Here's another recently published opinion:
Canadian home prices to fall 40-50 per cent, financial author says
WATCH: Hilliard MacBeth, financial adviser and author, joins consumer affairs reporter Jamie Sturgeon to discuss why he believes the Canadian real estate market is poised for a crash.
Financial adviser and author Hilliard MacBeth believes Canadian home prices sit on the precipice of their biggest crash ever.
Puffed up by years of ultra-low borrowing rates, home values have bloated to levels so far out of sync with the underlying incomes needed to support them, it’s only a matter of time before one headwind or another blows over the house of cards.
His new book, When the Bubble Bursts, was released this month across the country, and is one of the most fulsome looks yet at the current state of Canada’s much-fretted over real estate market. His call is that Canadian real estate is poised for a painful 40 to 50 per cent drop in value when the bubble pops.
MORE: Harper sees no need for action in housing market, as rate wars rage
MacBeth, a portfolio manager for Richardson GMP in Edmonton, sat down with Global News to lay out his case for why believes the housing market is grossly overvalued, and where homeowners go from here:
How did we get here – who or what caused this “bubble”?
“The availability of financing. Canada is unique in the world in the availability of government insurance through CMHC [Canada Mortgage and House Corp.], that’s allowed the lenders to lend a phenomenal amount of money. [Household] debt levels have gone from one trillion dollars to $1.8 trillion, just in 15 years.
“I think the government has genuinely tried to encourage the housing market and home ownership, which started after the Second World War. But in the last 15 years it’s kind of taken on a life of its own. It’s this monster that nobody can really tame. The reality is, lenders don’t really take any risk, so they keep on providing more and more [loans].”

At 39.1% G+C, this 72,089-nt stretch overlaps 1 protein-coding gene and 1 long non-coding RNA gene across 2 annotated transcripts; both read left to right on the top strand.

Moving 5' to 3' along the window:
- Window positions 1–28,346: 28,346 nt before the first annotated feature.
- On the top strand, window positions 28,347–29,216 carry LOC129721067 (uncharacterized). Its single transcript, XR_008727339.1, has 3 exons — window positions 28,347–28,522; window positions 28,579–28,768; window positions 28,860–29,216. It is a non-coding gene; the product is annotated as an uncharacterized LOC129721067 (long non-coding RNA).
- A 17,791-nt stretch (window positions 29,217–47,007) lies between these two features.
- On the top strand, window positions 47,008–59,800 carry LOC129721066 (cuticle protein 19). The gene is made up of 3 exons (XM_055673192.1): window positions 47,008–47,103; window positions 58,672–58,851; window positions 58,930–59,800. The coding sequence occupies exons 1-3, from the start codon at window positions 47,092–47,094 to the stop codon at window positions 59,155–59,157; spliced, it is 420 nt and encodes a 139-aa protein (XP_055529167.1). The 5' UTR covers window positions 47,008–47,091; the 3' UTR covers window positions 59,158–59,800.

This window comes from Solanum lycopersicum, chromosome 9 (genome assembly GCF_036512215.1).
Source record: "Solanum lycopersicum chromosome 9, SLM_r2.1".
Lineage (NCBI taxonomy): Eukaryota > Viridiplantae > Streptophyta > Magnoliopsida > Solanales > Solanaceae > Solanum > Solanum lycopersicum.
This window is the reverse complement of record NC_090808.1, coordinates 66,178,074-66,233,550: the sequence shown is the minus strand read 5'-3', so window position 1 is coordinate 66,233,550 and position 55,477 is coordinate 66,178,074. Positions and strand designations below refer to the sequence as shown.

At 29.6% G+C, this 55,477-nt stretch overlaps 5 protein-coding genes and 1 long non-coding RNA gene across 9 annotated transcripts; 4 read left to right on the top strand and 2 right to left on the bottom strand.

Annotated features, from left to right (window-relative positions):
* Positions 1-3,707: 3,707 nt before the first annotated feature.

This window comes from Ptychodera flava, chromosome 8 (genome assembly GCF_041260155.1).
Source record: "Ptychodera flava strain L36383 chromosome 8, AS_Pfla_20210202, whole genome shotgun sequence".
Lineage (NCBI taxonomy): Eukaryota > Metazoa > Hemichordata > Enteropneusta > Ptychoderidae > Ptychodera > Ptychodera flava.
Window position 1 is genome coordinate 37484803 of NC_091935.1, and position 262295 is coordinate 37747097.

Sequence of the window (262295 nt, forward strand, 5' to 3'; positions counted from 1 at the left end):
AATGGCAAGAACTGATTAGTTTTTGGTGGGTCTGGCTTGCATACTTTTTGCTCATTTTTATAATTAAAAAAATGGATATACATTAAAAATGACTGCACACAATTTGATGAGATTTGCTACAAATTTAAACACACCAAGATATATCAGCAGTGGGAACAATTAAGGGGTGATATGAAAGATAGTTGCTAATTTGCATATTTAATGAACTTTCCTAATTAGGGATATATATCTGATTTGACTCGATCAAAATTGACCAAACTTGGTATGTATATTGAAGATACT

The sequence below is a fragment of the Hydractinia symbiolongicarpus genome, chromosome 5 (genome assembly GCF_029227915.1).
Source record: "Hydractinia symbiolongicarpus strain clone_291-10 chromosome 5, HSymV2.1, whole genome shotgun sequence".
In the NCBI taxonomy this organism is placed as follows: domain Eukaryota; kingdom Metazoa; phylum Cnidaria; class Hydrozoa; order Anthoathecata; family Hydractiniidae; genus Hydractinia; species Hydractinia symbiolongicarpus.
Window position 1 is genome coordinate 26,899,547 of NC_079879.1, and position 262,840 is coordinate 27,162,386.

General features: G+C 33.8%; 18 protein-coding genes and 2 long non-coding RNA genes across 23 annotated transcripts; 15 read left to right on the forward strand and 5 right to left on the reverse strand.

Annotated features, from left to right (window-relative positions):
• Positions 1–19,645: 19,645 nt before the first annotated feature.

MORE: Sturdy as a house of cards? A look at Canada’s property boom
Are ultra-low interest rates inflating prices?
“I was talking to a young couple in their 30s from Edmonton, where I’m from. They were offered more than $600,000 in mortgage financing. To me, it’s borderline insane they should be [borrowing] that much money.
“Years ago, we had interest rates of 10 per cent. There’s no way [that couple] could get $600,000 in loans with an interest rate of 10 per cent, unless their incomes were much higher.”
Many say strong immigration numbers are supporting growth. Your take?
“Immigration is fairly easy to counter. Canada has been a leader in immigration growth. But the second-fastest [market] was the United States, and they had a boom and bubble and huge crash. The foreign investor theme is somewhat different. As soon as there is a downturn in the market, they’ll look elsewhere. They’re not particularly tied down to Canada.”
What could cause the Canadian bubble to burst?
“Two things. Interest rates rising. But that doesn’t look like it’s imminent. The more likely cause would be recession. Incomes would drop, and already Toronto is like six or seven times incomes [in average mortgage loan vs household income]. Some borrowers will get into the position where they can’t afford to keep the house they have.”
With oil prices crashing, is Canada headed toward a recession?
“We’ve had recessions in Canada every four or five years since the Second World War. And it’s been over five years since we’ve had one.”
What’s the book’s advice for homeowners or buyers?
“Everybody’s situation is different. But anyone who’s highly leveraged to real estate, I would encourage them to sell. It’s not going to be fun for them. Older people like myself, who have their mortgage paid down or off … it’s important to diversify away from those sectors that are tied to housing, if the housing bubble bursts.”
In fond memory of Taipan, a model of modesty, decency, dignity and tolerance. Long may we all prosper from the tremendous legacy of worldly wisdom and specialized real estate knowledge which he left in the "Arguments" thread.